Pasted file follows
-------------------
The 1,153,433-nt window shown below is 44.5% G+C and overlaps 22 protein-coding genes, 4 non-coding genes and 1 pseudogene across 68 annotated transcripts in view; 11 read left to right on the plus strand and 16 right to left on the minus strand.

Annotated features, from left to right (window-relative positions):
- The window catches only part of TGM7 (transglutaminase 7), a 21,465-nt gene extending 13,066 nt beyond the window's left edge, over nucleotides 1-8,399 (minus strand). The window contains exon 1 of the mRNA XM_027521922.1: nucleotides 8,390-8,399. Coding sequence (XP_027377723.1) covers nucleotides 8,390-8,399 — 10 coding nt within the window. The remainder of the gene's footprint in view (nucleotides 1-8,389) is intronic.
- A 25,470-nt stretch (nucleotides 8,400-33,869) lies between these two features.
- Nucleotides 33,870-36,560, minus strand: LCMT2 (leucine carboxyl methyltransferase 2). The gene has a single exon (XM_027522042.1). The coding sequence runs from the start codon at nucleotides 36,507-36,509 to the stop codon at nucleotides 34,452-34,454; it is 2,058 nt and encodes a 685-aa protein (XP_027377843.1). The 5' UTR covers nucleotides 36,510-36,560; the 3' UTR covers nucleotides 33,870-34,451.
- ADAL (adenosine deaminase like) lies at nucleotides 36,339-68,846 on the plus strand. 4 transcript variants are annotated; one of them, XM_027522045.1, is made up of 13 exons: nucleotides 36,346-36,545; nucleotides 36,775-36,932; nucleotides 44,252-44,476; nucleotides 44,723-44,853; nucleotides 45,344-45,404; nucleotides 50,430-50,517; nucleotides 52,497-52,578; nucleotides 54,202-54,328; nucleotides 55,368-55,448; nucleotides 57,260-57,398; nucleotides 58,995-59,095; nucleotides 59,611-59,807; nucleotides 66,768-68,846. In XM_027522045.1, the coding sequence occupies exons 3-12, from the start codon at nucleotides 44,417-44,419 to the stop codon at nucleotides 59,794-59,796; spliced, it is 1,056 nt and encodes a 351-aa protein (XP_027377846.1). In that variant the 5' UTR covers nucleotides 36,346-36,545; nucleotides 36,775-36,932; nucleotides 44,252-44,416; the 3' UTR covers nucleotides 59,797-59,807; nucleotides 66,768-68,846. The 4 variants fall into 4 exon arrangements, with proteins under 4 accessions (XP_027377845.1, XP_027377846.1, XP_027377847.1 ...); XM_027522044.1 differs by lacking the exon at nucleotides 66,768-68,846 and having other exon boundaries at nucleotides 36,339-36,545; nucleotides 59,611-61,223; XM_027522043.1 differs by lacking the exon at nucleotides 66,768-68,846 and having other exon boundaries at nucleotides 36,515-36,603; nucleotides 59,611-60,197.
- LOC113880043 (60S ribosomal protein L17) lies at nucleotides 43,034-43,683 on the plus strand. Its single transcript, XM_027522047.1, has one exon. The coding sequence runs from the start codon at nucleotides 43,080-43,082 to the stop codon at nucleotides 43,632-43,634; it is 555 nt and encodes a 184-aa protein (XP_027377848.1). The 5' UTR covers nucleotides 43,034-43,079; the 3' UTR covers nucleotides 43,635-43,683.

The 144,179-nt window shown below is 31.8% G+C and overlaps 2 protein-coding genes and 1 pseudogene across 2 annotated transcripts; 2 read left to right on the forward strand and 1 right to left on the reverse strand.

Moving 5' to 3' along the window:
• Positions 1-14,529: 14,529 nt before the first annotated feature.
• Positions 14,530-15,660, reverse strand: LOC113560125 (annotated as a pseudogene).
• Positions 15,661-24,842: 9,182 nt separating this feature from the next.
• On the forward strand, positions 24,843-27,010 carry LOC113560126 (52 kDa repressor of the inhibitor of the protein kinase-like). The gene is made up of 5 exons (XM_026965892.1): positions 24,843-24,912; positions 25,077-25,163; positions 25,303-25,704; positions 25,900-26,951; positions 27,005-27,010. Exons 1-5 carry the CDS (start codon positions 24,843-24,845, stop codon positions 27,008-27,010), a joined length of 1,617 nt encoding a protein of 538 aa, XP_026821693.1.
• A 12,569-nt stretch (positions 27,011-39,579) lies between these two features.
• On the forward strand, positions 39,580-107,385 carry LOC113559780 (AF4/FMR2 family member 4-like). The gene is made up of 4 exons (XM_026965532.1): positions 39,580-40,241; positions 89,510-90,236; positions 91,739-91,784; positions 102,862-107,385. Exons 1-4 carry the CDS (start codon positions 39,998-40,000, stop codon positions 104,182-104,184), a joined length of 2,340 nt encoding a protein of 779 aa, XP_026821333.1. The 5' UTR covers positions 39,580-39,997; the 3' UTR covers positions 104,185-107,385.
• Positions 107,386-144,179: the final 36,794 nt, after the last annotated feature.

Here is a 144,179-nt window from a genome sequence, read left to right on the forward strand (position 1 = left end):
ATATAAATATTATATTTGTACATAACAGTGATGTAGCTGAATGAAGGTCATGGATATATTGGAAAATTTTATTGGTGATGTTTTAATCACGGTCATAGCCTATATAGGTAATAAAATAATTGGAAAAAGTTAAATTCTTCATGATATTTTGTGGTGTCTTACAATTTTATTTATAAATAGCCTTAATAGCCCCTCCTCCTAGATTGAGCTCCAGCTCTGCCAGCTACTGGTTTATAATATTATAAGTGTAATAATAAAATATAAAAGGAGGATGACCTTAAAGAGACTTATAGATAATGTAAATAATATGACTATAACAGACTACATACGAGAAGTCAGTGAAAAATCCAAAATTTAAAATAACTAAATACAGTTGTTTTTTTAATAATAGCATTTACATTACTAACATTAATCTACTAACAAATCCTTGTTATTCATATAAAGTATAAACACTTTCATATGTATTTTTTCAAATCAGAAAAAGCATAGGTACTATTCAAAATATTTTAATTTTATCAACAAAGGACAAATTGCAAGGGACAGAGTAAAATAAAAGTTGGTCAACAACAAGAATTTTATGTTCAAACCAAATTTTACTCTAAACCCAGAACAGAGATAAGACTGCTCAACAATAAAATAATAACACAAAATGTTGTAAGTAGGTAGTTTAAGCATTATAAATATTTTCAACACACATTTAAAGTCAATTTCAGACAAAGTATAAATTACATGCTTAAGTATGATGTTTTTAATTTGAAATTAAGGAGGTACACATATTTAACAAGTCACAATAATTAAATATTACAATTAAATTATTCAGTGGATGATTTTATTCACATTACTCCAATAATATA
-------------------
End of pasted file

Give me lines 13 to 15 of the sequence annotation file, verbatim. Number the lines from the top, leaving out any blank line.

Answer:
• On the forward strand, positions 24,843-27,010 carry LOC113560126 (52 kDa repressor of the inhibitor of the protein kinase-like). The gene is made up of 5 exons (XM_026965892.1): positions 24,843-24,912; positions 25,077-25,163; positions 25,303-25,704; positions 25,900-26,951; positions 27,005-27,010. Exons 1-5 carry the CDS (start codon positions 24,843-24,845, stop codon positions 27,008-27,010), a joined length of 1,617 nt encoding a protein of 538 aa, XP_026821693.1.
• A 12,569-nt stretch (positions 27,011-39,579) lies between these two features.
• On the forward strand, positions 39,580-107,385 carry LOC113559780 (AF4/FMR2 family member 4-like). The gene is made up of 4 exons (XM_026965532.1): positions 39,580-40,241; positions 89,510-90,236; positions 91,739-91,784; positions 102,862-107,385. Exons 1-4 carry the CDS (start codon positions 39,998-40,000, stop codon positions 104,182-104,184), a joined length of 2,340 nt encoding a protein of 779 aa, XP_026821333.1. The 5' UTR covers positions 39,580-39,997; the 3' UTR covers positions 104,185-107,385.